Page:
One of the first things people notice when they arrive to Bogota is the mountains. Gigantic rock formations to the east of the city, with two miniature statues on top of the tallest hills. Well, miniature from where we stand. What you find up there are two churches, and two amazing viewpoints of the city: Monserrate and Guadalupe.

What’s Monserrate and Guadalupe?

Monserrate is the most famous mountain of Bogota, with an indigenous past that is less known but very important to the transformation of the city. So, to find out why, let’s go back in time to the arrival of the Spaniards in 1538.

When Gonzalo Jimenez de Quesada, the conquistador, arrived at Bogota, the legend says he was looking for El Dorado, the mythical city made of Gold. Some other sources say he was running away from a debt he had in the Caribbean coast.

Anyhow, when he arrived at this territory, known then as Bacatá, he was shocked by the different indigenous organizations, and the number of sacred places they had. Back then, Bogota had three main rivers in what we know today as La Candelaria. These rivers were used as reference points and limits to the new city that was being founded.

Going up the San Francisco River, back then the Vicachá River, you could find the place where the water was born, in the foothill of Monserrate. Now, following the paths the indigenous had traced, it was possible to find many sacred areas, as well as roads made with stone, that connected the new city with the communities behind the mountains, and with the other hills.

Now, if you have read a little bit about the colonization, you probably already know about the strategy the Spaniards used to force people into the Catholicism. All the places where you could find an indigenous sacred spot, there would be a church or hermit. Although it is normal to find so many churches per neighborhood in catholic countries, the foundation of this began in the colonial times.

All around the first Bogota, churches where erected to replace the ceremonial spots of the indigenous, and the mountain, being such an important item for the Muiscas needed to become a symbol for the Catholicism.

As a fun fact, Monserrate means mountains with the shape of teeth, and is named after La Virgen de Monserrate, in Spain.

On the other hand, Guadalupe, the mountain next to Monserrate, had a similar history of becoming the symbol for the catholic protection of Bogota, but the road that leads to Guadalupe wasn’t officially built until 1967, so the popularity of this sanctuary has been overshadowed by the touristic expansion of Monserrate.

Now, enough of history, let’s go the place!

How to go to Monserrate?

You can reach the mountain by walking, by car, or in a funnier way: horseback riding!

The first option, walking, is possible from La Candelaria. When you walk around the area, you’ll find a water canal right next to the road where giant buses go by. All you have to do is follow the canal to its origin. There you’ll find a huge building, which is a university. Go around the building by the road, to your right, and keep walking straight until you find the entrance to the mountain.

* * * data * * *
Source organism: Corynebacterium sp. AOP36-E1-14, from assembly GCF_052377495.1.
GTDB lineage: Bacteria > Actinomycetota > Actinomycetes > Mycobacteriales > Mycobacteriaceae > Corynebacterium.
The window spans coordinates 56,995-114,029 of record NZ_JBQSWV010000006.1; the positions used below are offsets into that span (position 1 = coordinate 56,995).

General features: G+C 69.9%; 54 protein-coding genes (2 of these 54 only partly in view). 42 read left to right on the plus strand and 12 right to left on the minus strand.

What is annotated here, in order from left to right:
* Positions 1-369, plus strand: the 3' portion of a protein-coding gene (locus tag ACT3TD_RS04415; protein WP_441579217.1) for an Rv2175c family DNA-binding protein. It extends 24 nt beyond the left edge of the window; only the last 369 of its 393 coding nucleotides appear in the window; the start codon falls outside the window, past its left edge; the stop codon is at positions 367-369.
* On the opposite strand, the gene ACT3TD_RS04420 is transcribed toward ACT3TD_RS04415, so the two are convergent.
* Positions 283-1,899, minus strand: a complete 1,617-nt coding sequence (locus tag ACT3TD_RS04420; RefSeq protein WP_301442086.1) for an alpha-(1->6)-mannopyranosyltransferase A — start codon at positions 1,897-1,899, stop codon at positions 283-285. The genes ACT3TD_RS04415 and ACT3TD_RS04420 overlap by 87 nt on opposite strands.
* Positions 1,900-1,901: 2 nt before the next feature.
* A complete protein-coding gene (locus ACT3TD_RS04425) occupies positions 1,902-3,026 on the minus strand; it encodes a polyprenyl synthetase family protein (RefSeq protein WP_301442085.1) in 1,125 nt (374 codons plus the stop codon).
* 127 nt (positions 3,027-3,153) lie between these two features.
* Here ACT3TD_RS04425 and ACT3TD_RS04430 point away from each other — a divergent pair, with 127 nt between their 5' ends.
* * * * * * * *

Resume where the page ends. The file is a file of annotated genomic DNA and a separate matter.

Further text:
Once in the foothill, you can choose to take the funicular or the cable car to reach the top, or you can go up by walking. Next to the tickets booth you’ll find the stairs that lead to the top of Monserrate. There’s no fee to use the stairs, but we only recommend it if you don’t feel altitude sickness.

Now, the most recommended way to explore these mountains is horseback riding. Why?

We were just mentioning the history of Monserrate and Guadalupe, not only because history is enlightening, but because during our horseback riding tour you’ll explore these areas full of indigenous heritage.

For a start our guide will pick you up at the hotel. The driver will head south through the mountains to the first destination: Guadalupe, where you’ll have the first views of the city while enjoying a typical snack. As a curious fact, the statue on top of this mountain is not the Guadalupe virgin but the Immaculate conception Virgin. The name Guadalupe was the original one that the Spaniards chose for the mountain as a symbol for the protection of the city.

So, after the snack, you’ll continue to the spot where both mountains meet, where the horses will be waiting. Now is time to mount your horse and ride the trail that will take you back to Colombia’s religious colonialism through a road that was built hundreds of years ago.

Enjoy the horseback ride tour through mountain and forest into Monserrate, learn of the indigenous and rural traditions and their connection to the hills, before reaching the famous viewpoints and cathedral.

Once at Monserrate you can rest your weary haunches after the ride and take in the amazing views: the whole plateau is yours to take in. Then, you are welcome to explore Monserrate with us, its myths and legends still alive today. Seize the afternoon enjoying the views before descending back to Bogotá in cable car or funicular.

As a plus, for being December time, during the sunset and the nighttime, Monserrate will put on special Christmas lights to turn your visit into a magical memory.

So, are you ready to enjoy a great adventure while uncovering the tracks of the history of Bogota?